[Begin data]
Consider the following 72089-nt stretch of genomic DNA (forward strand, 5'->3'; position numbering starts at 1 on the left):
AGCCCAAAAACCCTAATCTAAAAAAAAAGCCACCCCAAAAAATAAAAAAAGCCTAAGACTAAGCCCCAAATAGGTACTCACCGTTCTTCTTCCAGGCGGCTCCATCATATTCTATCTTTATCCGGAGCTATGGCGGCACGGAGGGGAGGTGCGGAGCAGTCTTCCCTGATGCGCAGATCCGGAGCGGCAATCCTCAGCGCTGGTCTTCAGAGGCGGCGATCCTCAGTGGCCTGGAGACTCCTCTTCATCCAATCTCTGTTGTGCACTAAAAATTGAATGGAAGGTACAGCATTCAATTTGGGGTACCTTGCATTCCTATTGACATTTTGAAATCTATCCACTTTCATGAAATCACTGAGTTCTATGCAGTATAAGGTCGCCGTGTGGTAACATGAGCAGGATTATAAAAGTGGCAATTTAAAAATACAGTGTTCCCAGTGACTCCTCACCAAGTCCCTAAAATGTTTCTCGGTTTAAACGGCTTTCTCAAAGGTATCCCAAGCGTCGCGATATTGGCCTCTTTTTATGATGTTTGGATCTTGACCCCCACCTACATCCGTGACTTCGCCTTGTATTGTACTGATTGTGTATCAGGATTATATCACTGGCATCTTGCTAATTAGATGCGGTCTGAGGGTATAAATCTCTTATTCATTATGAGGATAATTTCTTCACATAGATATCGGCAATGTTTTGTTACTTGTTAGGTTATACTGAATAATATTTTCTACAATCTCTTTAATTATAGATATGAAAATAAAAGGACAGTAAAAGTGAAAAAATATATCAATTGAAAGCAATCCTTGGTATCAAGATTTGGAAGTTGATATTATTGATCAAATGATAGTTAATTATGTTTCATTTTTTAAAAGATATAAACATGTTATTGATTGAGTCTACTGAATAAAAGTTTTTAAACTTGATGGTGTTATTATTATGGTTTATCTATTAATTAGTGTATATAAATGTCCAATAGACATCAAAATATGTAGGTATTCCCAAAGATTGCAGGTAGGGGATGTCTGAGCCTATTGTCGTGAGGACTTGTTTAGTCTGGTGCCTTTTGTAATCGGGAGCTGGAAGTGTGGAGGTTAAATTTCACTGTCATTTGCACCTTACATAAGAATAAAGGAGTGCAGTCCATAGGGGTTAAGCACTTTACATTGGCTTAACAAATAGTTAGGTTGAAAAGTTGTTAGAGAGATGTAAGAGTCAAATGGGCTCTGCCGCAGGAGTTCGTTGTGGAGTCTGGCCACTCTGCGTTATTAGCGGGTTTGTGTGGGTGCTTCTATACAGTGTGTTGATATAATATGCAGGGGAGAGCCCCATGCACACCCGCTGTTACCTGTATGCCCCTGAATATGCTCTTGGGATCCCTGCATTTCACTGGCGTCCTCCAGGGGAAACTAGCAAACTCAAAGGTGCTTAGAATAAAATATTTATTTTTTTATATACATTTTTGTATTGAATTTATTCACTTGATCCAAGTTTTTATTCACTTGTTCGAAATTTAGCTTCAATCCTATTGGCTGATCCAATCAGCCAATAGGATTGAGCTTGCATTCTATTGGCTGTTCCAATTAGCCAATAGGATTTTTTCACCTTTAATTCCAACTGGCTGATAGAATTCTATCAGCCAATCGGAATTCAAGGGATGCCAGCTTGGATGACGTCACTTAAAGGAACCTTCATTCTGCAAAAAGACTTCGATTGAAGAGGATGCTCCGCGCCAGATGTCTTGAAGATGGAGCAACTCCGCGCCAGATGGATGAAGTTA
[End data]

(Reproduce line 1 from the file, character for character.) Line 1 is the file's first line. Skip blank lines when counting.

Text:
Consider the following 72089-nt stretch of genomic DNA (forward strand, 5'->3'; position numbering starts at 1 on the left):